I recently saw the movie The Man From U.N.C.L.E. It was a rollicking good movie, stylish, set in great locations, with a fabulous score and all the Guy Ritchie touches you would expect. The action all took place in Europe and the locals and governmental cooperation among the U.S., U.K. and Soviet governments seemed to foretell one of the current international focuses: the fight against bribery and corruption.

The Wall Street Journal reported last week that the U.S. Justice Department “filed a complaint in June with a New York court as a step toward asking Irish, Belgian and Luxembourg authorities to restrain about $300 million held in bank accounts in those countries.” Later in July, U.S. District Judge Andrew Carter allowed the Justice Department to impound the funds held by Bank of New York Mellon Corp. in Ireland, Luxembourg, and Belgium, and in accounts at Clearstream Banking SA linked to the companies in Luxembourg.

Moreover, the article said, in March, “U.S. authorities asked Sweden for assistance in seizing another $30 million, deposited at a Swedish bank, a sum they say is also related to the alleged corrupt activity. U.S. officials have taken similar steps in Switzerland to freeze some $640 million, including a lake-side villa, according to the documents and the people familiar with the matter.”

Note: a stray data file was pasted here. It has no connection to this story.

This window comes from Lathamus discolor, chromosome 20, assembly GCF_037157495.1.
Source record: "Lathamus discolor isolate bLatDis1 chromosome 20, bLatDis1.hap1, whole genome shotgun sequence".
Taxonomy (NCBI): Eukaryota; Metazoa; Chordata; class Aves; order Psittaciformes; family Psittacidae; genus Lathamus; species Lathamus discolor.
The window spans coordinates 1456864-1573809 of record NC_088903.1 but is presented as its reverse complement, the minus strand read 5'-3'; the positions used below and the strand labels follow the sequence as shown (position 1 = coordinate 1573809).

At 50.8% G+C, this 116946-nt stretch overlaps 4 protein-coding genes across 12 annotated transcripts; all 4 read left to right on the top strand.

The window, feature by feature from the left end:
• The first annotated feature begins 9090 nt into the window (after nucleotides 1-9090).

These filing were made in connection with an ongoing investigation into the actions of a wide-ranging criminal probe of alleged corruption by three global telecom companies: Amsterdam-based Vimpelcom, Mobile TeleSystems PJSC of Russia, and Sweden’s TeliaSonera AB; and of intermediaries close to Gulnara Karinova, the daughter of Uzbekistan’s President Islam Karimov. U.S. authorities believe the companies paid hundreds of millions of dollars to businesses controlled by Karimova, “in an effort to secure wireless frequencies and other deals in that country.”

All of these actions were taken in the face of no finding of legal violations of the Foreign Corrupt Practices Act or any other recognized international or domestic anti-corruption law. Yet these steps to freeze or seize assets taken by the U.S. with these five European countries demonstrate a new opening in the international fight against corruption. Not only are countries cooperating by exchanging information, through documents and witnesses to secure convictions; now they are fighting corruption by using pre-conviction seizures of funds, from multiple international locations, where such funds are alleged to be ill-gotten gains or proceeds from corruption.

It was if The Man From U.N.C.L.E. woke up in the 2010s and was engaged in FCPA enforcement.